Thursday, August 11, 2016
SHG: Frank Sinatra: "All the Way"
Frank Sinatra: “All the Way”
Entered the chart on: 10/28/1957
Peaked on: 1/6/1958
Weeks at #2: 1 week
Song at #1: “At the Hop” by Danny & the Juniors
Frank Sinatra is an artist that is hard to be impartial about.
I know some who absolutely hate him (Hello, Al!). I know others who think he is an utterly brilliant song stylist. Me? I think a lot of the former camp are letting perceptions of Frank Sinatra the person get in the way of Frank Sinatra the artist. Sort of how people hate Richard Wagner because he’s such a horrible person, rather than because he makes bad music (which he didn’t).
To be fair, by the time the 60s rolled round, Sinatra had rather become a grotesque caricature of himself, a cantankerous, foul-mouthed, hard-drinking lout who’d rather spend time carousing with his drinking buddies, romancing hot young starlets and pushing his considerably less-talented offspring into the spotlight than polishing his vocal instrument. His lackadasical performance on the fluke 1966 #1 smash “Strangers in the Night” was sadly indicative of his approach to singing at the time (the half-assed scat singing quickly becoming a point of parody for Sinatra impressionists).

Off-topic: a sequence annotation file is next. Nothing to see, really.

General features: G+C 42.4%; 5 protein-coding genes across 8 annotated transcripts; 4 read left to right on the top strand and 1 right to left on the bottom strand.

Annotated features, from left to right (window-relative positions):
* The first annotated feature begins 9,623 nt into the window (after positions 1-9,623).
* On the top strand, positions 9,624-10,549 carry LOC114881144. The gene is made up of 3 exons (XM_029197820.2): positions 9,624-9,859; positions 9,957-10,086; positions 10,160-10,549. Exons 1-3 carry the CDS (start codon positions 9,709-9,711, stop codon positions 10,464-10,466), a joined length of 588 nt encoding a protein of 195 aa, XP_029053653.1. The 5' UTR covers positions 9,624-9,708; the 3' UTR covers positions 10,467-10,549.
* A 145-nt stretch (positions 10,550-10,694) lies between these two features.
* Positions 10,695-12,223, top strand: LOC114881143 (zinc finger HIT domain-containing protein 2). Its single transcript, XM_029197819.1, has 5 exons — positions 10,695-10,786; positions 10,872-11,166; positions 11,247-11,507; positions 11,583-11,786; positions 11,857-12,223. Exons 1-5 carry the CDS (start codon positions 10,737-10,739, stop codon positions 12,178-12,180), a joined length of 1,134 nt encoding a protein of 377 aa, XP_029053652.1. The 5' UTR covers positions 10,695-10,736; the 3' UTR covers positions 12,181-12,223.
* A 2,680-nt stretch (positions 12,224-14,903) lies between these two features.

That said, this is from the reliable Cahn/Van Heusen songwriting team, so one gets the feeling that, even though I can’t conjure up the melody from memory, Frank probably cared about this a little more than “Strangers” (which he considered “a piece of shit,” and it shows in his “I don’t give a crap about this” performance).
OK, this one’s coming back to me now. From the movie The Joker Is Wild, which I’m sure I’ve never seen, but I have heard this before.
Frank isn’t unseating Nat “King” Cole as my favorite pre-rock balladeer, but damn, his performance on this could come close to convincing me. This is another brilliant Nelson Riddle orchestration, swathed in pillowy strings. His voice is smooth and supple as Nat’s, and glides gorgeously over the notes.
This is really a beautiful song. I get the feeling that Frank was to singing what Bette Davis was to acting, i.e.: he gave the song the performance he thought it deserved.
It’s pretty obvious he thought very highly of this one.